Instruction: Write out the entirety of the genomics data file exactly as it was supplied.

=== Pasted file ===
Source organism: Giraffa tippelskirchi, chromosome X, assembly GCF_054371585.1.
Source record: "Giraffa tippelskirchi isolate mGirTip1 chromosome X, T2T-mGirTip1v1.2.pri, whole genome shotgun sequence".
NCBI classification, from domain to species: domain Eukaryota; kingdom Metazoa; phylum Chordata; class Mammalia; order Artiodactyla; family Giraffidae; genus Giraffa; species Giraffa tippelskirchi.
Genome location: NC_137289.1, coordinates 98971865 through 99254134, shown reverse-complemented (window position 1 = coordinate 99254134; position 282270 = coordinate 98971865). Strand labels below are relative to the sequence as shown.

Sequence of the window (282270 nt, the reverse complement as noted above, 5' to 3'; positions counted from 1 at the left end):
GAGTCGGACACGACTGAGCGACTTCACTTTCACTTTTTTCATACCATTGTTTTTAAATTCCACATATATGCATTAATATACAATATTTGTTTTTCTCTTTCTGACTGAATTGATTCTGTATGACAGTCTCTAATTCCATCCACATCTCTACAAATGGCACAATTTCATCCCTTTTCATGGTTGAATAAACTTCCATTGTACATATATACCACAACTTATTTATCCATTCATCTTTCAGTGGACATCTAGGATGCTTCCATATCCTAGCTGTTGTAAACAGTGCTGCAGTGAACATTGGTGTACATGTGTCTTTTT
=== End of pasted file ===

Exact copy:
Source organism: Giraffa tippelskirchi, chromosome X, assembly GCF_054371585.1.
Source record: "Giraffa tippelskirchi isolate mGirTip1 chromosome X, T2T-mGirTip1v1.2.pri, whole genome shotgun sequence".
NCBI classification, from domain to species: domain Eukaryota; kingdom Metazoa; phylum Chordata; class Mammalia; order Artiodactyla; family Giraffidae; genus Giraffa; species Giraffa tippelskirchi.
Genome location: NC_137289.1, coordinates 98971865 through 99254134, shown reverse-complemented (window position 1 = coordinate 99254134; position 282270 = coordinate 98971865). Strand labels below are relative to the sequence as shown.

Sequence of the window (282270 nt, the reverse complement as noted above, 5' to 3'; positions counted from 1 at the left end):
GAGTCGGACACGACTGAGCGACTTCACTTTCACTTTTTTCATACCATTGTTTTTAAATTCCACATATATGCATTAATATACAATATTTGTTTTTCTCTTTCTGACTGAATTGATTCTGTATGACAGTCTCTAATTCCATCCACATCTCTACAAATGGCACAATTTCATCCCTTTTCATGGTTGAATAAACTTCCATTGTACATATATACCACAACTTATTTATCCATTCATCTTTCAGTGGACATCTAGGATGCTTCCATATCCTAGCTGTTGTAAACAGTGCTGCAGTGAACATTGGTGTACATGTGTCTTTTT